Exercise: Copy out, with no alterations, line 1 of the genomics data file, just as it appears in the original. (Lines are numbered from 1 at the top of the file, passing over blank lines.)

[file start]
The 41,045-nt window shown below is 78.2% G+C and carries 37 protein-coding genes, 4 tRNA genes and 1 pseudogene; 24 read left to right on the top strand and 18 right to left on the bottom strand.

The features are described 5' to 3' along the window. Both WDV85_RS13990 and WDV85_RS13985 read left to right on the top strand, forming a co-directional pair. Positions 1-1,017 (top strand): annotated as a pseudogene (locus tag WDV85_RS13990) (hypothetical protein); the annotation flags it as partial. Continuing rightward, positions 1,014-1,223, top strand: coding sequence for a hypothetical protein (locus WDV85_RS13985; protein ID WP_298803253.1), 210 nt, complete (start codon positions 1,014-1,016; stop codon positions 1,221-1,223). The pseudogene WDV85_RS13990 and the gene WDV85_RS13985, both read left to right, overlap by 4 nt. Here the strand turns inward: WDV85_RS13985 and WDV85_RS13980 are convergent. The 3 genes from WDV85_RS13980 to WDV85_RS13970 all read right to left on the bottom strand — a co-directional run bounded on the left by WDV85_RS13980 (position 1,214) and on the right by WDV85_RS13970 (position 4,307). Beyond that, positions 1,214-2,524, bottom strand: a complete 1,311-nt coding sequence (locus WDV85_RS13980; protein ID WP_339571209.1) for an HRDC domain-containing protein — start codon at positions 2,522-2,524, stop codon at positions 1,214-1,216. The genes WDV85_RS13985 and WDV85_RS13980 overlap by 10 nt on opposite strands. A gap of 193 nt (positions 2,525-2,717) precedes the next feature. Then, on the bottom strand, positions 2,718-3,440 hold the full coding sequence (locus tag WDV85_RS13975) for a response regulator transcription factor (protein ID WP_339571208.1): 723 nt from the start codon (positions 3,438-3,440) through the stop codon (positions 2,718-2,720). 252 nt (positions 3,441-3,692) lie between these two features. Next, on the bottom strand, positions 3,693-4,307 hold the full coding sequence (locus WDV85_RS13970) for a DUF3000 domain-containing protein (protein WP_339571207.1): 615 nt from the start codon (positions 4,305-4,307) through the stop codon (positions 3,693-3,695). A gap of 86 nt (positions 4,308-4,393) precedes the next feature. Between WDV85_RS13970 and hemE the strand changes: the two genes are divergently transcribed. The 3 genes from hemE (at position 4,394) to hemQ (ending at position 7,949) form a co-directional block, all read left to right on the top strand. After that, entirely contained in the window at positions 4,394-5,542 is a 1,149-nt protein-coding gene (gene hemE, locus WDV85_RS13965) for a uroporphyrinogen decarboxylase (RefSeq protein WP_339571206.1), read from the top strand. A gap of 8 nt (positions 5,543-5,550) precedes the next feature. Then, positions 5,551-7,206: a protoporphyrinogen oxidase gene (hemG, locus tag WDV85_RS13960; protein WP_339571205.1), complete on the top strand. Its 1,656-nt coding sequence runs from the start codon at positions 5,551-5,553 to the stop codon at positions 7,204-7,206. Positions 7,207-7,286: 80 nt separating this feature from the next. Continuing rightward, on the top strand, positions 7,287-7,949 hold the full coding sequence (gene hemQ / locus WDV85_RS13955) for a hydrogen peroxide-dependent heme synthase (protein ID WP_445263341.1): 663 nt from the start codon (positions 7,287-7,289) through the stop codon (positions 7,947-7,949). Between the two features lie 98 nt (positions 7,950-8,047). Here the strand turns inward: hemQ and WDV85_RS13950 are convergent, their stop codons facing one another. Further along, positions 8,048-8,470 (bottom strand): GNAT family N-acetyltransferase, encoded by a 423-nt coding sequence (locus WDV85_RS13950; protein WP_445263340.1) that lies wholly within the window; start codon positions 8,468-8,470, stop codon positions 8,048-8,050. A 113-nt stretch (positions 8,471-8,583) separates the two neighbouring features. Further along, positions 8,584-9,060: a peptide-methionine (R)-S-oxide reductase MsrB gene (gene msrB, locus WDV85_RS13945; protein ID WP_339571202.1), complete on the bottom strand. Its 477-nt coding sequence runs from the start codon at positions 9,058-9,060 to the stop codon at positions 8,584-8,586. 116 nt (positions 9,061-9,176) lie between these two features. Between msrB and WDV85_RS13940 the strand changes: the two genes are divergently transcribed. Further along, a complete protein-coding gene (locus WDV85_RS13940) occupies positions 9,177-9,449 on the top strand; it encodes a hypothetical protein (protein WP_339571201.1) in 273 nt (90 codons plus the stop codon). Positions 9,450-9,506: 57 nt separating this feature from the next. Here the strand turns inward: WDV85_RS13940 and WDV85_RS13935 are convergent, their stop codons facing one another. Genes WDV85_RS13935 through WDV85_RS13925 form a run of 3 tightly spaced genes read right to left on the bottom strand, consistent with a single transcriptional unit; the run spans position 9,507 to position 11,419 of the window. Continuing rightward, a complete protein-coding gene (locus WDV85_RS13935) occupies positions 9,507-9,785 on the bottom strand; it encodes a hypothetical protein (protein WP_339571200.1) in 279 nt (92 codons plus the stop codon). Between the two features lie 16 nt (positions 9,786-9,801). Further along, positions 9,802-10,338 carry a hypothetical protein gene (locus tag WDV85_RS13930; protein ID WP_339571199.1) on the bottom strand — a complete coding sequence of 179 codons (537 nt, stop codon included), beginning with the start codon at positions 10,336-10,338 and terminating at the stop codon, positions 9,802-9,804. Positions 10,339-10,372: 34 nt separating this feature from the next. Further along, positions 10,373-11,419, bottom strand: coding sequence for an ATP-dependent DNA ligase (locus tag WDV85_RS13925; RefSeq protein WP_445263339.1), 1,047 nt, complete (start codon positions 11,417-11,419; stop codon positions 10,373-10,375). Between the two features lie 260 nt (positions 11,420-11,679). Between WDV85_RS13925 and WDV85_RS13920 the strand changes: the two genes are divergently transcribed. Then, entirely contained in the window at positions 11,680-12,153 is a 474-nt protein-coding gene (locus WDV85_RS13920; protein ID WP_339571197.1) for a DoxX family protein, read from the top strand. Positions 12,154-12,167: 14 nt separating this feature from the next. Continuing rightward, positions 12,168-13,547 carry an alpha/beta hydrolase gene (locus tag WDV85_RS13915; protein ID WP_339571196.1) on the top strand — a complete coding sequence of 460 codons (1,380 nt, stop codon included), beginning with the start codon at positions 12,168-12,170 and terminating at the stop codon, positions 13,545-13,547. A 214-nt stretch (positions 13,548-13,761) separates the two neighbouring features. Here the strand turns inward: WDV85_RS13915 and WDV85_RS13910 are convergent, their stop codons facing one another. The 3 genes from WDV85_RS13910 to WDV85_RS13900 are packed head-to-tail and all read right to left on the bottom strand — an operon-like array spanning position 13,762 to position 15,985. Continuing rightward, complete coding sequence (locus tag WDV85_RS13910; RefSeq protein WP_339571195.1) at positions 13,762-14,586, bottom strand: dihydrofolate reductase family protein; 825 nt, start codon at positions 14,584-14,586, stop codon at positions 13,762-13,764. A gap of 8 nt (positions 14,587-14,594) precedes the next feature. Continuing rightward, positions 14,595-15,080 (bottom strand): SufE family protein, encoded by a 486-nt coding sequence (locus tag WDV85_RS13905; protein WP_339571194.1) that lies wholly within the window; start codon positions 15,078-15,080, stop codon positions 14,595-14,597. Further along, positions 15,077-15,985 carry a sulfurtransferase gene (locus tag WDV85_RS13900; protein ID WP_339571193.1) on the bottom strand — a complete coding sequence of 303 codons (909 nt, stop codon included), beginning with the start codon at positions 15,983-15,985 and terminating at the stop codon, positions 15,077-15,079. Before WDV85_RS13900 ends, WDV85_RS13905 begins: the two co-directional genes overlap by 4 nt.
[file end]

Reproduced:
The 41,045-nt window shown below is 78.2% G+C and carries 37 protein-coding genes, 4 tRNA genes and 1 pseudogene; 24 read left to right on the top strand and 18 right to left on the bottom strand.